But, be careful when using the words “helping out”, especially in the context of parenthood. Your partner is not ‘helping’ you by caring for his child — or vice versa. He/she is doing what he/she should. This collaborative approach with shared responsibility is liberating; nobody should be pulling the full workload. We don’t demand superwomen/men.
No such thing as “because you are a girl”
The meaning behind this is easily imagined when it comes to raising your kid. However, this pre-set conditioning has a strong root in society well beyond our childhood. Clear evidence of that is the pink-tax, where similar products are marketed and sold for women at a much higher price. Stigmatizing designs (gender and beyond) are seriously outdated, so please don’t ever contribute to this outrageous behaviour in branding and product development. It is insulting.
As insignificant and “harmless” as it may sound, gender-specific expressions can be very dangerous. Words are loaded with assumptions, can be misunderstood, and ingrain the wrong behaviour or, in our case, bad/off-point design. That’s why we love a user empathy research approach, asking follow-up questions to understand what lies beneath assumptions, expressions, and the words people use when describing their views. It can totally change the game and lead to the truth, even if it is confronting.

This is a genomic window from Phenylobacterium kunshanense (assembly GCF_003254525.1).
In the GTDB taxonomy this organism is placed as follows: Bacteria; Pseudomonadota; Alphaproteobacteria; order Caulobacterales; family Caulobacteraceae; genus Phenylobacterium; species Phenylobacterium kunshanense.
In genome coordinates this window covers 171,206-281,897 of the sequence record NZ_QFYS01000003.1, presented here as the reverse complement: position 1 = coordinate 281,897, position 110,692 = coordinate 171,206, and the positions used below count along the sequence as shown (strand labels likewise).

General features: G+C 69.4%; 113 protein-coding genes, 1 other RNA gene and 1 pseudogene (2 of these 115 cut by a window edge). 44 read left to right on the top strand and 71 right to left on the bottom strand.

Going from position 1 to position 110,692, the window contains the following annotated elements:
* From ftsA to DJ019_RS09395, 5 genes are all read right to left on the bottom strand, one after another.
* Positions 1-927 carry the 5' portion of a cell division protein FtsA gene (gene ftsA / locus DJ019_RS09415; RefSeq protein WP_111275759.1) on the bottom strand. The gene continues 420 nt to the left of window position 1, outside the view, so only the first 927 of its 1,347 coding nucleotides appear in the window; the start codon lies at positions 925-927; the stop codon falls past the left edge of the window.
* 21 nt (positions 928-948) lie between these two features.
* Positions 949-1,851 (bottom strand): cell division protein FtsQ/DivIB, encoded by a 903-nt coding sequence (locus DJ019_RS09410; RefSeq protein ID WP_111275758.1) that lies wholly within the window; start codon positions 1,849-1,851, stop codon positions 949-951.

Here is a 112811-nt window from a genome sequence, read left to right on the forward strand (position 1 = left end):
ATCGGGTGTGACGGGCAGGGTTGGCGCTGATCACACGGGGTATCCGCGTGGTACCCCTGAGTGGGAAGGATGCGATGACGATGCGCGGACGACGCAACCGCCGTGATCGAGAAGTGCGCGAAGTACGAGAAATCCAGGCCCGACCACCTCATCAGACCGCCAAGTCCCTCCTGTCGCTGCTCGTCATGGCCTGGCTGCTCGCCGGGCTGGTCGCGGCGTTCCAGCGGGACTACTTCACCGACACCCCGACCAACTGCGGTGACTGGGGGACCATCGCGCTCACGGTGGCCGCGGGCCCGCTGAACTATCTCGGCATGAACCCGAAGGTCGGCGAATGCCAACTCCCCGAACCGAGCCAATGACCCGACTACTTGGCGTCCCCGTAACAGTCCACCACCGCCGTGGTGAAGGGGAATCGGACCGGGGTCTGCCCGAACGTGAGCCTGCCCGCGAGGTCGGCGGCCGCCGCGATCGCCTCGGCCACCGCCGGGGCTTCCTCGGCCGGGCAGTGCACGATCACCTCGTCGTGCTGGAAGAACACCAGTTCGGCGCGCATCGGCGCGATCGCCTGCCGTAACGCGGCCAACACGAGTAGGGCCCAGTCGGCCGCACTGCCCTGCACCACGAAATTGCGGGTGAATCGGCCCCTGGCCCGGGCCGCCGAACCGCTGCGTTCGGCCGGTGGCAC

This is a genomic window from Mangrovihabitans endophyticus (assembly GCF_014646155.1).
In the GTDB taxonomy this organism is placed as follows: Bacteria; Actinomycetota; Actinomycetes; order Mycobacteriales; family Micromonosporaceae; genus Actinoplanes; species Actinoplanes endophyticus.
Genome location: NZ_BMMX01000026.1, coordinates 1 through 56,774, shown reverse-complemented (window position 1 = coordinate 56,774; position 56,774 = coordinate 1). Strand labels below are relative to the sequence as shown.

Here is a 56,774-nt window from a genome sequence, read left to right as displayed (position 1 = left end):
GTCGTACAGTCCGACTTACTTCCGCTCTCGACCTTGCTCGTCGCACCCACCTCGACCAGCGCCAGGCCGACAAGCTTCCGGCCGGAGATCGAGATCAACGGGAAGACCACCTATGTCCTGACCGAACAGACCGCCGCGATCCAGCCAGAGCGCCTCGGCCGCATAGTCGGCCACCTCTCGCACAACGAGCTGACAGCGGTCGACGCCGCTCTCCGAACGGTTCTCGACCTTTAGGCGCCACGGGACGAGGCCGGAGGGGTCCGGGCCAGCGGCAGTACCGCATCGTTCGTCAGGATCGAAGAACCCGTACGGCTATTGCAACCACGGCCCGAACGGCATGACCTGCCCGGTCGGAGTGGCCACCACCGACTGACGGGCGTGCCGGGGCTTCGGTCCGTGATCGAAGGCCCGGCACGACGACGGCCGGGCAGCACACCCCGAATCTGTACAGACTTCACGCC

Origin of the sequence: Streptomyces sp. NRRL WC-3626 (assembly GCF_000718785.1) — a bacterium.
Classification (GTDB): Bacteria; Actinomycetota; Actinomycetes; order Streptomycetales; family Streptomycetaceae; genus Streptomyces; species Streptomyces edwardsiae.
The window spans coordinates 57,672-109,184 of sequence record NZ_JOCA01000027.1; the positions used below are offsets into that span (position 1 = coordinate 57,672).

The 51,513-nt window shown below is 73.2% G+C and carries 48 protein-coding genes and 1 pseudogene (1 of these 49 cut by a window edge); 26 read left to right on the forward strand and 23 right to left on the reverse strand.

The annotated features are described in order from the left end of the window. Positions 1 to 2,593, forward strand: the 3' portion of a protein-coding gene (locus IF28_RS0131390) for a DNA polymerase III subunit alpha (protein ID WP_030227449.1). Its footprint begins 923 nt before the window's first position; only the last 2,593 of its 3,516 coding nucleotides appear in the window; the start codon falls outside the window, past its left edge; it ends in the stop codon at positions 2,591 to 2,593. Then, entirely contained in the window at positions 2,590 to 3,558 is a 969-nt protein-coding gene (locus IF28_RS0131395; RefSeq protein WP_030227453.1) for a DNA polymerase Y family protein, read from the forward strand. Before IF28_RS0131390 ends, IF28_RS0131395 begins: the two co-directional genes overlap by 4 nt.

Be polite, honest, and respectful, but don’t hold your opinion just because you are afraid people won’t like you for it. This means you will have to be brave at times because there is nothing worse than missing out on potential knowledge and insights. It is therefore incredibly important to nurture a (work) environment where people can speak freely and openly.
Be deliberate on how you engage on appearance
The book touches on a different aspect to create confidence and reject certain values around our physical appearance. One of the more practical aspects she mentioned made me think about its relevance in our workspace. The book highlights the importance of sports and physicality to create body awareness and confidence. And this physical representation and exploration couldn’t be truer in product development. The use of early mock-ups, visualisations, and 1-to-1 (3D) prints are some of the most powerful ways to inform and reassure ourselves. The need for physicality also reflects in our need for exercise and walks during work hours. Go have that coffee a couple of blocks away. Your body (and mind) will thank you for it.
Difference is normal
Difference is the reality of our world. We all walk a different path in life, and as long as those paths do not harm others, they are valid and should be respected. The same goes for any service or product you design. It will not be for everyone and that is great, it doesn’t reflect badly on the idea or the people that it doesn’t resonate with. If anything, it guides you and distinguishes you.
I consider myself incredibly lucky to be part of the Locus team, as we are performing pretty well as an equal opportunity company. And where we fail, we research, learn, and aim to improve, on a daily basis. This mentality will serve me well as I go into this adventure of motherhood. This is not a goodbye, this is a hello to a new layer to my identity, one which I am looking forward to bringing to the table on my return.